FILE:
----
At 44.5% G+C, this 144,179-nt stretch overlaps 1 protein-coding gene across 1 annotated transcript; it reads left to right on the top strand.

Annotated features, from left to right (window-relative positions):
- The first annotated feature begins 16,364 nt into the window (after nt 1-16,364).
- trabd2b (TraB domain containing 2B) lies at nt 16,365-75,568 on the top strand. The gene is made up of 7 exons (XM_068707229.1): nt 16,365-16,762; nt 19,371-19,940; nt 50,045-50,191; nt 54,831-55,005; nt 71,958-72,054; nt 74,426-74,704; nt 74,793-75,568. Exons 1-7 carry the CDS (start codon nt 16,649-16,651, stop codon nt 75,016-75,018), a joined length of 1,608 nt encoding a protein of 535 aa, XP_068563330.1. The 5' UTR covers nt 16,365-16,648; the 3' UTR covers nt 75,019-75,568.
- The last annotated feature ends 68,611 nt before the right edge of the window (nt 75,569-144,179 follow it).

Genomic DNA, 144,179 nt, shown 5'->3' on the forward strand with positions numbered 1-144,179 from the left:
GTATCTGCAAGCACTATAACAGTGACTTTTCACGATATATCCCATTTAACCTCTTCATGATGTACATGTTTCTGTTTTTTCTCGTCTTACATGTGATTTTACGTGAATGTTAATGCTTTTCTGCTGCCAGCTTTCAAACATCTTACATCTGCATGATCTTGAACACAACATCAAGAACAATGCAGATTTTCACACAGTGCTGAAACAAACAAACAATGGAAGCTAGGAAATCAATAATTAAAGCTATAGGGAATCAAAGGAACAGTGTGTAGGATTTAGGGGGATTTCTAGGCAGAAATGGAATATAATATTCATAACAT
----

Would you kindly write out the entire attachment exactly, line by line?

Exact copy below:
At 44.5% G+C, this 144,179-nt stretch overlaps 1 protein-coding gene across 1 annotated transcript; it reads left to right on the top strand.

Annotated features, from left to right (window-relative positions):
- The first annotated feature begins 16,364 nt into the window (after nt 1-16,364).
- trabd2b (TraB domain containing 2B) lies at nt 16,365-75,568 on the top strand. The gene is made up of 7 exons (XM_068707229.1): nt 16,365-16,762; nt 19,371-19,940; nt 50,045-50,191; nt 54,831-55,005; nt 71,958-72,054; nt 74,426-74,704; nt 74,793-75,568. Exons 1-7 carry the CDS (start codon nt 16,649-16,651, stop codon nt 75,016-75,018), a joined length of 1,608 nt encoding a protein of 535 aa, XP_068563330.1. The 5' UTR covers nt 16,365-16,648; the 3' UTR covers nt 75,019-75,568.
- The last annotated feature ends 68,611 nt before the right edge of the window (nt 75,569-144,179 follow it).

Genomic DNA, 144,179 nt, shown 5'->3' on the forward strand with positions numbered 1-144,179 from the left:
GTATCTGCAAGCACTATAACAGTGACTTTTCACGATATATCCCATTTAACCTCTTCATGATGTACATGTTTCTGTTTTTTCTCGTCTTACATGTGATTTTACGTGAATGTTAATGCTTTTCTGCTGCCAGCTTTCAAACATCTTACATCTGCATGATCTTGAACACAACATCAAGAACAATGCAGATTTTCACACAGTGCTGAAACAAACAAACAATGGAAGCTAGGAAATCAATAATTAAAGCTATAGGGAATCAAAGGAACAGTGTGTAGGATTTAGGGGGATTTCTAGGCAGAAATGGAATATAATATTCATAACAT